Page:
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Higher education expansion, tracking, and student effort

Listed author(s):
  • Kangoh Lee

    ()

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    This paper studies the effects of tracking on student effort and academic achievement during secondary school. Students under the comprehensive school system make effort to increase their academic achievement that determines the probability of gaining admissions to college. As college admissions become less competitive or it becomes easier to gain admissions, it increases the benefits of effort, encouraging more effort. Those students streamed into academic tracks at early ages under tracking are most likely to be admitted to college, and the competitiveness of college admissions does not affect their effort. As a result, tracking tends to perform worse in terms of average secondary-school academic achievement, as higher education expands and college admissions become less competitive. Copyright Springer-Verlag Wien 2015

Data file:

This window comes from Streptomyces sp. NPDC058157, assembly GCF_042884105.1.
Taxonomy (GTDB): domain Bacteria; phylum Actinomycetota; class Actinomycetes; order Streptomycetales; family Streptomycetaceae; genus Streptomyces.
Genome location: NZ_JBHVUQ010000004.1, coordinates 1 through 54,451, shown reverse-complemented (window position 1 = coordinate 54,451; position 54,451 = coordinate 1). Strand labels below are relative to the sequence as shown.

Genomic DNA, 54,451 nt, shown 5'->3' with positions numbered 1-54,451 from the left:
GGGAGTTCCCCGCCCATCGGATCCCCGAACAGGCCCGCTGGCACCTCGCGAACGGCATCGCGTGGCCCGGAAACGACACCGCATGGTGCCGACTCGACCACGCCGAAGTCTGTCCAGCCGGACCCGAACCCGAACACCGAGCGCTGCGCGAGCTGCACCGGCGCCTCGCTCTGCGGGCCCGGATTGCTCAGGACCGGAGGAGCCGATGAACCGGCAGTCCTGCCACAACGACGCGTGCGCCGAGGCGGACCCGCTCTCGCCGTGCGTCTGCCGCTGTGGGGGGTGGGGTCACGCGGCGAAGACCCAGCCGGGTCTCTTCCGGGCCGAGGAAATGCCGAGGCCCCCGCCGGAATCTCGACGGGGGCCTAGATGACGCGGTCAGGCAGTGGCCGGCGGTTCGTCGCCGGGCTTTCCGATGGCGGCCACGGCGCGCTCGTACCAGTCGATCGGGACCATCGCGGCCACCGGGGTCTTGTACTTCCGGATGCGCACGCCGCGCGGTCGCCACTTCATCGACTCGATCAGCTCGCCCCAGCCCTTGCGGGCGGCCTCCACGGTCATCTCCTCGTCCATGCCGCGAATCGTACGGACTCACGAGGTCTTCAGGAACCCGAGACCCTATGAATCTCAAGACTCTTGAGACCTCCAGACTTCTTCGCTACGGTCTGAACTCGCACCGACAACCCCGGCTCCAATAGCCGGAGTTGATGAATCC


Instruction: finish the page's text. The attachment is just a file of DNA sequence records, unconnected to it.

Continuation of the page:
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    File URL: http://hdl.handle.net/10.1007/s00712-013-0369-x
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    Article provided by Springer in its journal Journal of Economics.

    Volume (Year): 114 (2015)
    Issue (Month): 1 (January)
    Pages: 1-22

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    Handle: RePEc:kap:jeczfn:v:114:y:2015:i:1:p:1-22
    DOI: 10.1007/s00712-013-0369-x
    Contact details of provider: Web page: http://www.springer.com

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